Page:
How to survive training regimes
Marcin Bieniek explains how you can stay motivated whilst performing those boring tennis drills.
All tennis players want to play in the final of a major tournament - US Open, French Open, Wimbledon. We want to achieve our tennis goals, so we train every day to be better than yesterday. We work on our technique, speed up footwork, narrow our focus, build up stamina or groove decision-making and we are happy to do so if especially if the training is interesting. But what about those repetitive drills we have to do? Do you have an inborn eagerness, possess an intrinsic creativeness to kill the boredom and are you able to motivate yourself to complete these "boring drills"?
We are all really keen on carrying out interesting drills, but the simplest drills must be done every day so how can you manage these boring drills? Firstly, I should explain what I mean by "boring drills". For me, they are indoor cycling, forehand or backhand crosscourt rallying, basket drills with a lot of repetitions etc. In this article, I want to give you some ideas as to how you can manage and motivate yourself to perform these drills.
The use of a word or phrase to help you focus is well known but I think it only works well for a short-term focus. For example, if you have 3 repetitions of a drill to complete and your motivation is dropping then you can quickly refocus your motivation with words like come on, let us go, vamos etc. Motivating words can be used to achieve great results in seconds but they must be saved for special occasions. If a word is used too often it will not be seen as special and will not have that desired motivating effect.
Creativeness is really important as it kills boredom, it creates something new and it is personal. On the court you may think we have limited possibilities, not true, it depends on your own creativeness. When practicing your forehand or backhand shot you can place marks, cones, racquets, balls around the opponent's court for you to aim your shot at.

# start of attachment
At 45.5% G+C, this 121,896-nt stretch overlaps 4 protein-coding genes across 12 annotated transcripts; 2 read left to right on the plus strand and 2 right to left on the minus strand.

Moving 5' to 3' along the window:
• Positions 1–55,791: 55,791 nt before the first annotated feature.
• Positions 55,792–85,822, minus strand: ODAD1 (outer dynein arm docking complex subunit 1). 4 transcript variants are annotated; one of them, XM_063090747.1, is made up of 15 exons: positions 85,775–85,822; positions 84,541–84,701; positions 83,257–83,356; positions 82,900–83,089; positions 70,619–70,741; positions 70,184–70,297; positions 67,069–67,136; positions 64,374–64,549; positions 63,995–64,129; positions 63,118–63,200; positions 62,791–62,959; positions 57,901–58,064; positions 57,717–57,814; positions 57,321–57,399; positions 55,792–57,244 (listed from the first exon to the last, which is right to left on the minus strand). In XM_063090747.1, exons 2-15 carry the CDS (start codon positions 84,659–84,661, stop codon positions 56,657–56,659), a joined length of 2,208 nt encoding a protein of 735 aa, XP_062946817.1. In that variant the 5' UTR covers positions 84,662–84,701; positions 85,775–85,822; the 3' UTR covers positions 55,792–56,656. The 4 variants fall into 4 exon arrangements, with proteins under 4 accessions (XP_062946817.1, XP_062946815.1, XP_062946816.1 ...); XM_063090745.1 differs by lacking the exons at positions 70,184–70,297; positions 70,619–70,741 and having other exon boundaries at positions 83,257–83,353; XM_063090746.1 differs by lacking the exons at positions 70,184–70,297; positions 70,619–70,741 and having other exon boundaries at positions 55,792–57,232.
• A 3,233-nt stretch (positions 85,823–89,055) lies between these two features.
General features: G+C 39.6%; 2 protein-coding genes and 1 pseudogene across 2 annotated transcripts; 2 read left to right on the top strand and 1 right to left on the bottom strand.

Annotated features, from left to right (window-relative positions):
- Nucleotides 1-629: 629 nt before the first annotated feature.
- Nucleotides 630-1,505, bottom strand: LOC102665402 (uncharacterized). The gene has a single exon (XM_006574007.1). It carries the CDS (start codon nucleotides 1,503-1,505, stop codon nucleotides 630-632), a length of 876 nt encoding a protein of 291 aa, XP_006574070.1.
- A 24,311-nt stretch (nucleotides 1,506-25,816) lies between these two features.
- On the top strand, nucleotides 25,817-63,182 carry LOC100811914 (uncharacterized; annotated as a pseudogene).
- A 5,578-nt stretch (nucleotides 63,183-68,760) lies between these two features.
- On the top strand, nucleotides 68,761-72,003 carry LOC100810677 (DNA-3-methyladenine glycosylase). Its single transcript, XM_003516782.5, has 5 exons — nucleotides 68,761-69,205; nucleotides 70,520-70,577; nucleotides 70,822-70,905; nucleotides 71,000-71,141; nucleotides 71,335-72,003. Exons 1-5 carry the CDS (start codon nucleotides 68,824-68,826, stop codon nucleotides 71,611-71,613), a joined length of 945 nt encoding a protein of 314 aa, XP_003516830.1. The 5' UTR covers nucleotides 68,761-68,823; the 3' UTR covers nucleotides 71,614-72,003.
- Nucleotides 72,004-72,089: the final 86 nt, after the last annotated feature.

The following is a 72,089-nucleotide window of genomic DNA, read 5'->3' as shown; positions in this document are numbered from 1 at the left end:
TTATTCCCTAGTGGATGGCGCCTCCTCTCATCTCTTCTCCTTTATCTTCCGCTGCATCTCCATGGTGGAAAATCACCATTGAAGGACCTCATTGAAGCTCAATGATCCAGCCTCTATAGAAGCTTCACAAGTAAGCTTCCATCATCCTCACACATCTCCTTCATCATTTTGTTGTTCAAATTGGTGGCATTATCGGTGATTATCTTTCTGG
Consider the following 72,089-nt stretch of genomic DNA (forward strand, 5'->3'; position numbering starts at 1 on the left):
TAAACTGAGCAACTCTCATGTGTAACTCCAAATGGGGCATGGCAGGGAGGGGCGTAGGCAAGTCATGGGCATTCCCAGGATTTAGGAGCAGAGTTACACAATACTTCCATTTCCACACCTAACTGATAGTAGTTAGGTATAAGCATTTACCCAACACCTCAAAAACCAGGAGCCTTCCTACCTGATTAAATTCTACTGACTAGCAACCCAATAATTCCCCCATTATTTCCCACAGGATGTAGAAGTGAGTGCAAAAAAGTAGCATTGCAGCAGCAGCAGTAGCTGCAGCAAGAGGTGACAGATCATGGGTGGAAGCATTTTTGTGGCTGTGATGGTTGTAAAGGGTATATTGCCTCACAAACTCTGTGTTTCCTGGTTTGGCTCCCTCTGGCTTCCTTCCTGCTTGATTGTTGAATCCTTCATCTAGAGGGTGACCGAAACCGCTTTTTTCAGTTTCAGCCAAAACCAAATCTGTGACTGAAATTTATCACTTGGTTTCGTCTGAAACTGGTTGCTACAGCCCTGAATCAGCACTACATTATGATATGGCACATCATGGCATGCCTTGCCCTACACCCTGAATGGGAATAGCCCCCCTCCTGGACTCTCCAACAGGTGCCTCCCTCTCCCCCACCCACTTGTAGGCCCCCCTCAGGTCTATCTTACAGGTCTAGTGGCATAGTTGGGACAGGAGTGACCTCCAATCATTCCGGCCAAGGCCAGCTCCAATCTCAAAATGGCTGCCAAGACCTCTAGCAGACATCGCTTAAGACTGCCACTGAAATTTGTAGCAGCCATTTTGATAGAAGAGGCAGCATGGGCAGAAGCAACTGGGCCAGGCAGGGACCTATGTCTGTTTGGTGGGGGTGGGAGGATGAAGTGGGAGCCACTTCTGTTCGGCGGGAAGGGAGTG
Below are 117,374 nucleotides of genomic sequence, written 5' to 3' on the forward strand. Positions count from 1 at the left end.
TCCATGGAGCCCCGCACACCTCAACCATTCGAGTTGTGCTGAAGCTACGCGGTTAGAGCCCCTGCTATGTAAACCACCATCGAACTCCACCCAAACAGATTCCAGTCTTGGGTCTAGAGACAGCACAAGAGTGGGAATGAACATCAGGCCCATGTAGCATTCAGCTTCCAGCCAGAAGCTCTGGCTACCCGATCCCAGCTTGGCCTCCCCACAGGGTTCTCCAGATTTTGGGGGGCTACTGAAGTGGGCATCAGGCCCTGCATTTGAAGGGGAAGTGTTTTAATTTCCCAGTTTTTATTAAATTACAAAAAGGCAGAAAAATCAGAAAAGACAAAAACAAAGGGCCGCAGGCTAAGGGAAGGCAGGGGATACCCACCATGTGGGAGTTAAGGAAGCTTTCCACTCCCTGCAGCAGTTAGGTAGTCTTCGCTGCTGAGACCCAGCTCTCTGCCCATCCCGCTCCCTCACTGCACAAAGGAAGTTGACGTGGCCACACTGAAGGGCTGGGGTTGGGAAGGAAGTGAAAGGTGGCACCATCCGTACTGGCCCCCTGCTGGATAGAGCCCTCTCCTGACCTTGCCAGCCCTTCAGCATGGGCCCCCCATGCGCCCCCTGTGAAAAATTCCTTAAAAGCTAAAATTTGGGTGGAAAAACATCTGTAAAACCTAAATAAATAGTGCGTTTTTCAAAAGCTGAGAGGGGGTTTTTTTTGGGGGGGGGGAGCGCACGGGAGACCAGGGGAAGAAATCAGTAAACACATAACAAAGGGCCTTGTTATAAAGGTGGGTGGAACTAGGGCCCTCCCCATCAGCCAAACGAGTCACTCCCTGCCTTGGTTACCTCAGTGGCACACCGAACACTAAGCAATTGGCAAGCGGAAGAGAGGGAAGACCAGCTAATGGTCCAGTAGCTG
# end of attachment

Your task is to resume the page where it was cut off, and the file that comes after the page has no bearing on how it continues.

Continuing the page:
It is similar to creativeness, but you use it in your own head. Imagination works well for me when I do indoor cycling. Cycling indoors is boring and time never seems to go as fast as it does when cycling outdoors. When we are bored we keep looking at the clock and what feels like 5 minutes work, in reality, has only lasted two minutes. So, what can we do? You must give the brain something else to focus on, so I could imagine I am in the Tour de France in the leading pack and aiming to make a break. On court when you could imagine you are the top player, keeping the racquet's head up, nice tall posture and moving smoothly around the court.
Counting is the best way I find to motivate myself. It provides a point of focus and really makes you work. Example: You have to complete 8 repetitions of a specific drill. Set a target of 4 repetitions. Apply your best effort for the 4 repetitions and when you completed them, set another target of 2 repetitions, work a little harder on these 2 repetitions and when completed set another target of 2 repetitions, work even harder on these 2 repetitions (8 repetitions completed). You can apply the same approach to your gym exercises (sit ups, press ups etc). When cycling set time windows. Example 15 minutes of cycling - set targets of 5-minute windows and see if you can cycle a little bit further in each of the 5-minute windows.
Another option is spotting. Example: You have to complete 30 repetitions of a drill. Execute 10 repetitions at one location (spot) on the court, perform the next 10 from another location and finally the last 10 repetitions from a different location.
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About the Author
Marcin Bieniek is a tennis coach from Poland and a former professional player (Polish National Juniors Team). He is a certificated tennis coach by the Polish Tennis Coaching Association and the Professional Tennis Registry. Marcin has worked with many of the top 20 Polish Juniors and top 150 players in the world. He has a coaching tennis forum at http://2beacoach.forums-free.com
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